Lance Porter

Lance Porter

Director, Social Media Analysis and Creation Lab; Class of 1941 Alumni Professor | 201C Hodges Hall | 225-578-7377 | | CV


Lance Porter is the Class of 1941 Alumni Professor and the founding director of the Social Media Analysis and Creation (SMAC) Lab. Porter has focused on digital media since 1995, when he built his first commercial website. Before coming to LSU, Porter spent four years as executive director of digital marketing for Disney’s film studio. His research focuses on emerging media and power. He holds a joint appointment with LSU’s interdisciplinary Center for Computation and Technology (CCT), where he is the area lead in the cultural computing focus area. 

Follow him on Twitter: @lporter


Selected Publications

Henderson, M., Jiang, K, Johnson, M. & Porter, L. (2019). Measuring Twitter Use: Validating Survey-Based Measures, Social Science Computer Review.

Windels, K. & Porter, L. (2019). Examining consumers’ recognition of native and banner advertising on news website homepages. Journal of Interactive Advertising:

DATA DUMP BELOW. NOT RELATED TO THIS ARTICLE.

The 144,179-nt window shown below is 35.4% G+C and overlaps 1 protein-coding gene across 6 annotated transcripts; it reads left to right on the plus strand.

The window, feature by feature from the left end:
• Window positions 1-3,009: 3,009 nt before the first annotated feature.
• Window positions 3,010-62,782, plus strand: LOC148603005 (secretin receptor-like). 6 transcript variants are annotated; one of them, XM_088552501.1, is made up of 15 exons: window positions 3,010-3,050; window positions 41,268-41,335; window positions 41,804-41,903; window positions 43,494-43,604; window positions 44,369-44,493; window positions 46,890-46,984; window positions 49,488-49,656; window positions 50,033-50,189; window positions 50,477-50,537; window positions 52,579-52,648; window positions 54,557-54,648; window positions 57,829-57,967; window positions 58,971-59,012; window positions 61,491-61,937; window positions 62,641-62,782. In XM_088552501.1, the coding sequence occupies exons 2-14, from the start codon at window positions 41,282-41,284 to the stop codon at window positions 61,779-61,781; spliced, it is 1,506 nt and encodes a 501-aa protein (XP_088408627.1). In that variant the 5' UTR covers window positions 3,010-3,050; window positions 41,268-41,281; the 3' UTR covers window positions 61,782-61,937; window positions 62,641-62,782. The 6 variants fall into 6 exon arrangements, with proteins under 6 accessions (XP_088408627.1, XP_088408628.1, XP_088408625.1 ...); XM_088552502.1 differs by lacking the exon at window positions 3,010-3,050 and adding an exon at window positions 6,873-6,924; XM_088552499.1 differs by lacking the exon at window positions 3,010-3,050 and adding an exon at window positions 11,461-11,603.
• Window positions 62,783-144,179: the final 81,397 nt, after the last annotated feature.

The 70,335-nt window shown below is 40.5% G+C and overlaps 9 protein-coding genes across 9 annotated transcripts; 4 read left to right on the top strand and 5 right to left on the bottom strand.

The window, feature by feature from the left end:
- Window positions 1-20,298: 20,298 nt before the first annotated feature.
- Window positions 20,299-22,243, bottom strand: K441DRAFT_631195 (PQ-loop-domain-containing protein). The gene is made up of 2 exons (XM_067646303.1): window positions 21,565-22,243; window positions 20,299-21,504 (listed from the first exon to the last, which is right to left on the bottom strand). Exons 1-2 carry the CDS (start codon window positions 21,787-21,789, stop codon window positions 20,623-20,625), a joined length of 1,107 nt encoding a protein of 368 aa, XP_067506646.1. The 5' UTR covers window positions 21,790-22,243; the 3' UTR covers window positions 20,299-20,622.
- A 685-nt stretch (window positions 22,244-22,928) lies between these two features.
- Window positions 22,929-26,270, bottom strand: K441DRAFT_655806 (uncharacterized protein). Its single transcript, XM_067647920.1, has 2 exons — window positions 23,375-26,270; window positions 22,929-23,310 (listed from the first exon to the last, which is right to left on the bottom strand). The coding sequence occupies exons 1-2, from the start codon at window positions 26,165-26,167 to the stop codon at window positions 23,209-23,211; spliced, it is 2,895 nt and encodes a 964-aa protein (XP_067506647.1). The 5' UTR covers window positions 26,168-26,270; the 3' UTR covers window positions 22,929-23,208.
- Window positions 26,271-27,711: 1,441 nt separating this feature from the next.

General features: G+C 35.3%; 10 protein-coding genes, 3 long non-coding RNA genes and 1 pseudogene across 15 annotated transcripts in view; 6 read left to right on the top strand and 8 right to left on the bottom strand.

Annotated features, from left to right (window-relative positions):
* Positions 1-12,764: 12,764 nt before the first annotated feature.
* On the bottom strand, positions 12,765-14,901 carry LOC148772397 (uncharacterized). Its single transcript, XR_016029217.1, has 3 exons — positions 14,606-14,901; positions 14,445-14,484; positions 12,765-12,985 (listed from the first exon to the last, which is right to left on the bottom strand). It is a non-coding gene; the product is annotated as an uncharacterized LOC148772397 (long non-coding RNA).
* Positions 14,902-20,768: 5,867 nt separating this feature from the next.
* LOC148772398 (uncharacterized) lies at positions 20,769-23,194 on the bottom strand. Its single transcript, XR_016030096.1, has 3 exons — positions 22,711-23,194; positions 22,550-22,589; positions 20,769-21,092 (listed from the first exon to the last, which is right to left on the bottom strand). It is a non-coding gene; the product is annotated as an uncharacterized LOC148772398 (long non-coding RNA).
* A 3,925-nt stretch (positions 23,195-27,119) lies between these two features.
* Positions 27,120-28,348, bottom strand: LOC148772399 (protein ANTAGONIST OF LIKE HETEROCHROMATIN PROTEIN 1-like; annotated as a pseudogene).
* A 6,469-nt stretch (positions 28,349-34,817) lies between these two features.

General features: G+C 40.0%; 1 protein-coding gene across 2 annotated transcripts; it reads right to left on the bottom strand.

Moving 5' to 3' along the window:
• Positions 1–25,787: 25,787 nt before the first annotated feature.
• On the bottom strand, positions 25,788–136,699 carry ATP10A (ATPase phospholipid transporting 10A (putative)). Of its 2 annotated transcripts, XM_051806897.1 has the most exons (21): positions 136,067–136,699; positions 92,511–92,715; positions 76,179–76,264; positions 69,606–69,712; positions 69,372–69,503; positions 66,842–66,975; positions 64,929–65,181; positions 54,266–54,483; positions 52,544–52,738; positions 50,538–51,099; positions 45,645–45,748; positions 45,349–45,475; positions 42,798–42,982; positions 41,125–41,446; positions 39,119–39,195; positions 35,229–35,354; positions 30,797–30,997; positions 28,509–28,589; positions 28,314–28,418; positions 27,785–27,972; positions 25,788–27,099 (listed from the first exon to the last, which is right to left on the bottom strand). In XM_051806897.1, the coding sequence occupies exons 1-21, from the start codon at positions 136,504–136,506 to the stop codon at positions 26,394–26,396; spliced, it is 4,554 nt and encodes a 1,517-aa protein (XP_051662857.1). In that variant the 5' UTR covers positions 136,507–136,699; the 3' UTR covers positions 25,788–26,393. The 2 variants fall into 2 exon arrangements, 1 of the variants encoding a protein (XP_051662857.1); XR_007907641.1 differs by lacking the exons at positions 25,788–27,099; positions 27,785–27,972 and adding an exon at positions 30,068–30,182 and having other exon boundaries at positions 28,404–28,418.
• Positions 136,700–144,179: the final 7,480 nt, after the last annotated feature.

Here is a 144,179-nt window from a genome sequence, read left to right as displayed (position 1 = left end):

Jarreau PB, Cancellare IA, Carmichael BJ, Porter, L, Toker D, Yammine SZ (2019). Using selfies to challenge public stereotypes of scientists. PLoS ONE 14(5): e0216625.
Crosswell, L. & Porter, L. (2018). Politics, Propaganda, and Public Health, Lanham: Lexington Books.
Windels, K., Heo, J., Jeong, Y., Porter, L. & Wang, R. (2018). My Friend Likes This Brand: Do Ads with Social Context Attract More Attention on Social Networking Sites? Computers in Human Behavior. DOI: 10.1016/j.chb.2018.02.036. 

Brown, P. & Porter, L. (2017). Science in the Social Media Age: Profiles of Science Blog Readers. Journalism and Mass Communication Quarterly. DOI: 10.1177/1077699016685558.

Crosswell, L., Porter, L. & Sanders, M. (2017). Out of Sight, Out of Mind?: Addressing Unconscious Brand Awareness in Healthcare Communication. In O’Hair, D. (Ed.) Risk and Health Communication in an Evolving Media Environment, New York: Routledge.

Madison, T., Porter, L. and Greule, A. (2016). The Parasocial Compensation Hypothesis. Imagination, Cognition and Personality, 35(3), 258-279.